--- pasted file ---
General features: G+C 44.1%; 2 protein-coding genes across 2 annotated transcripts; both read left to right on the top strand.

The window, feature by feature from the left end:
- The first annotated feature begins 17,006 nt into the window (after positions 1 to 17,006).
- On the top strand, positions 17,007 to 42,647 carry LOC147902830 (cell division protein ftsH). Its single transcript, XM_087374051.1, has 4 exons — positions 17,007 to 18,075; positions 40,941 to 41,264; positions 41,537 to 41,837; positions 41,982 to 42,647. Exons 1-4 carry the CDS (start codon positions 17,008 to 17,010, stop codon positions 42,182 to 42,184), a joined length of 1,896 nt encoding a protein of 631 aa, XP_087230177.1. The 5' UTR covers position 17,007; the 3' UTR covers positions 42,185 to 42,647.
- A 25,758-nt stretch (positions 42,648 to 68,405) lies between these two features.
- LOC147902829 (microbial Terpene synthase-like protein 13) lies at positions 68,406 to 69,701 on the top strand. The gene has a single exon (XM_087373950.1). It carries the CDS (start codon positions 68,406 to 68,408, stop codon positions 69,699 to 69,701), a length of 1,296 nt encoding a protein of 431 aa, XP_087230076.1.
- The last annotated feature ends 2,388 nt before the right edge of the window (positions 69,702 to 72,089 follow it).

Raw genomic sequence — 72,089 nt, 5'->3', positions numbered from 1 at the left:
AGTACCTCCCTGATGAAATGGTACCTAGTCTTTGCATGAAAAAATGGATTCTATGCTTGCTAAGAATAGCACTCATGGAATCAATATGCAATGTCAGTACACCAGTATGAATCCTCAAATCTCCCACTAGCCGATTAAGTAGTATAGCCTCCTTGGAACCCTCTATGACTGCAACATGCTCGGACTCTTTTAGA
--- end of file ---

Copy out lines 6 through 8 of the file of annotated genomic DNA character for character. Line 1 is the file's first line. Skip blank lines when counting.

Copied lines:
- LOC147902829 (microbial Terpene synthase-like protein 13) lies at positions 68,406 to 69,701 on the top strand. The gene has a single exon (XM_087373950.1). It carries the CDS (start codon positions 68,406 to 68,408, stop codon positions 69,699 to 69,701), a length of 1,296 nt encoding a protein of 431 aa, XP_087230076.1.
- The last annotated feature ends 2,388 nt before the right edge of the window (positions 69,702 to 72,089 follow it).

Raw genomic sequence — 72,089 nt, 5'->3', positions numbered from 1 at the left: